Not content with homages (I’ll be kind) to those films, Anderson and writer Anthony Jaswinski throw our adult characters into a bar setting with newcomer Jacob Latimore, who plays early teenager James. After the typical meet-and-greets (which involve shouting and a few guns going off accidentally), our foursome realize that they have to stick together if they want to survive the encroaching darkness. So Vanishing on 7th Street is kinda like Night of the Living Dead, with a new twist on zombies – they are now souls from the other side, living in shadows. Much of the film consists of Rosemary missing her baby “Matty”, Luke torn between looking out for himself and everyone else, James missing his mother (who was smart enough to buy a generator for the tavern), and Paul, who, when not theorizing on the cause of the apocalypse (singularities, wormholes, aliens, particle accelerator accidents, etc) is lamenting his missed opportunities with women. It all kind-of works, despite the fact that Christensen hasn’t gotten that “acting” thing down yet (but he tries very hard, bless him), and that the constant battle against the dark/shadow people (using flashlights, glow sticks, and the like) starts to get stale in the end. Oh, and in case you haven’t figured out, “Luke” is not some in-joke dealing with Anakin Skywalker, it’s Luke from the Old Testament, just like Paul, (Rose)Mary, Matthew(Mattie), and James. If you still don’t know what I’m talking about, the ending sequence inside a church, with two kids exiting into daylight Adam-and-Eve-like, makes the point rather conspicuously.
Must drink to forget the prequels.
I liked a lot of Vanishing on 7th Street, but its execution is a little sloppy. I don’t mean the effects, which are pretty good, and there are some really choice scenes of an empty Detroit, along with eerie shadows pouring into the frame, trying to grab our unsuspecting heroes. No, I just mean logic – Paul supposedly was attacked and taken somewhere for 3 days, but there is no evidence that the shadow people are interested in merely kidnapping humans, and nothing is done with that plot point. There are scenes where victims are instantly snuffed out, and other scenes where the darkness moves extremely slowly (depending on how much dramatic tension Anderson wants to show). There’s no real law laid down on how much light you need around you to keep the shadows out, and the idea that the shadows can “trick” people into having hallucinations didn’t seem to fit with the tone of the film. Paul makes comparisons with the story of the Roanoke Colony, where an entire settlement disappeared, leaving behind the mysterious name “Croatoan.” Except that in real life, “Croatoan” is not a mystery – it’s an island (somebody didn’t do their homework). Finally, the most jarring discrepancy – why didn’t anybody think to start a giant fire? In the end, I still liked the film enough to recommend it. It’s not as good as Session 9 or The Machinist – and the movie offers up no interesting twists, or even answers about the nature of the threat, but it’s still good at evoking a creepy mood and communicating the inevitability of death. The film probably works best as a religious fable (only the light of God will save you) but I still retained from it the notion that as much as we want to will ourselves to continue our existence, eventually we must all give way to oblivion. That’s creepy stuff.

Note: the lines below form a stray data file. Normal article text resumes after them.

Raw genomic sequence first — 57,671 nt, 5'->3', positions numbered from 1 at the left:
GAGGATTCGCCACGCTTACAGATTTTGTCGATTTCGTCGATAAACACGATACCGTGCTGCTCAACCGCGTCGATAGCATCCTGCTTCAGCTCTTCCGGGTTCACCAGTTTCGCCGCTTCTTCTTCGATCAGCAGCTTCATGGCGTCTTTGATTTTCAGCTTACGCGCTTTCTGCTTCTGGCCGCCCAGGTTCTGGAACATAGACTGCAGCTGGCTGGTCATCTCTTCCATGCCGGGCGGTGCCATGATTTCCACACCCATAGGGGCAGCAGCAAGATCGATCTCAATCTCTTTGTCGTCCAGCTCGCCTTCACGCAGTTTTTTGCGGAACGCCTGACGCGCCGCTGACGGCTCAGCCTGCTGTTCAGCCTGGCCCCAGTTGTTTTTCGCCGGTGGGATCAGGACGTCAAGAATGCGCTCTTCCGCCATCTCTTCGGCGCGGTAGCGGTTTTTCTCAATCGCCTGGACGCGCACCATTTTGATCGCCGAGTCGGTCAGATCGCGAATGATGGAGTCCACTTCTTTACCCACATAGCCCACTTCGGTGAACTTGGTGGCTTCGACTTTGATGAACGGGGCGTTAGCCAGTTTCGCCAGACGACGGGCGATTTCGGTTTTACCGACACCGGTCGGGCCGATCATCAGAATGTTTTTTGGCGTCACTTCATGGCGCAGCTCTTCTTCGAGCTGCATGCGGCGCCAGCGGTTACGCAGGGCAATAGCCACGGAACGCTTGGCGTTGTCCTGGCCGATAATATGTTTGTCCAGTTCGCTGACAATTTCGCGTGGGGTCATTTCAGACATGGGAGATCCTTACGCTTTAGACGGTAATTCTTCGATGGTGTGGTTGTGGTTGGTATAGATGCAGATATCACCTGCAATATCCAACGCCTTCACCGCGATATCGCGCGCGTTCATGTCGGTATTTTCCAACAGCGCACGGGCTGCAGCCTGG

- Bill Gordon
Not going to miss Tiesto this time!